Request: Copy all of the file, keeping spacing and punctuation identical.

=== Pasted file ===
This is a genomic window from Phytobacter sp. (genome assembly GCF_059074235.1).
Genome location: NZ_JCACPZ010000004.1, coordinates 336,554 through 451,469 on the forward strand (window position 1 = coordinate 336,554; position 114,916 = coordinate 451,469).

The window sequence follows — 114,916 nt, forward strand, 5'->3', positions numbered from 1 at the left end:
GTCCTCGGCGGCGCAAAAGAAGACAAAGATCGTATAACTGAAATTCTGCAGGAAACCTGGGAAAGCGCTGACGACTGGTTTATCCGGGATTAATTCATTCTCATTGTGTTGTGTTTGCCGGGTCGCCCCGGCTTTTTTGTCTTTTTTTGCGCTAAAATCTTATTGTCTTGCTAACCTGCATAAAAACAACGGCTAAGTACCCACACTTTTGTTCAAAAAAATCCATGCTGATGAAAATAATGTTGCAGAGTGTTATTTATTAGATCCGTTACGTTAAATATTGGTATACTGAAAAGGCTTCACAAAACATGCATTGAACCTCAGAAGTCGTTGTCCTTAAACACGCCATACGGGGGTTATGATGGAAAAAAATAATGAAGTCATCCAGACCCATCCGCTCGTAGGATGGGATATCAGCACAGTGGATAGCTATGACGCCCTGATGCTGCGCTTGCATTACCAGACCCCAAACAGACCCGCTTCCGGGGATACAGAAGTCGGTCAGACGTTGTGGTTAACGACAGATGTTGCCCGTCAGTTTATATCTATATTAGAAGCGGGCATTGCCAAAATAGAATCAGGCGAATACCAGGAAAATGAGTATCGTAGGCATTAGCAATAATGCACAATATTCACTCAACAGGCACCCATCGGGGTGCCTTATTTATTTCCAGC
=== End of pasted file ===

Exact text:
This is a genomic window from Phytobacter sp. (genome assembly GCF_059074235.1).
Genome location: NZ_JCACPZ010000004.1, coordinates 336,554 through 451,469 on the forward strand (window position 1 = coordinate 336,554; position 114,916 = coordinate 451,469).

The window sequence follows — 114,916 nt, forward strand, 5'->3', positions numbered from 1 at the left end:
GTCCTCGGCGGCGCAAAAGAAGACAAAGATCGTATAACTGAAATTCTGCAGGAAACCTGGGAAAGCGCTGACGACTGGTTTATCCGGGATTAATTCATTCTCATTGTGTTGTGTTTGCCGGGTCGCCCCGGCTTTTTTGTCTTTTTTTGCGCTAAAATCTTATTGTCTTGCTAACCTGCATAAAAACAACGGCTAAGTACCCACACTTTTGTTCAAAAAAATCCATGCTGATGAAAATAATGTTGCAGAGTGTTATTTATTAGATCCGTTACGTTAAATATTGGTATACTGAAAAGGCTTCACAAAACATGCATTGAACCTCAGAAGTCGTTGTCCTTAAACACGCCATACGGGGGTTATGATGGAAAAAAATAATGAAGTCATCCAGACCCATCCGCTCGTAGGATGGGATATCAGCACAGTGGATAGCTATGACGCCCTGATGCTGCGCTTGCATTACCAGACCCCAAACAGACCCGCTTCCGGGGATACAGAAGTCGGTCAGACGTTGTGGTTAACGACAGATGTTGCCCGTCAGTTTATATCTATATTAGAAGCGGGCATTGCCAAAATAGAATCAGGCGAATACCAGGAAAATGAGTATCGTAGGCATTAGCAATAATGCACAATATTCACTCAACAGGCACCCATCGGGGTGCCTTATTTATTTCCAGC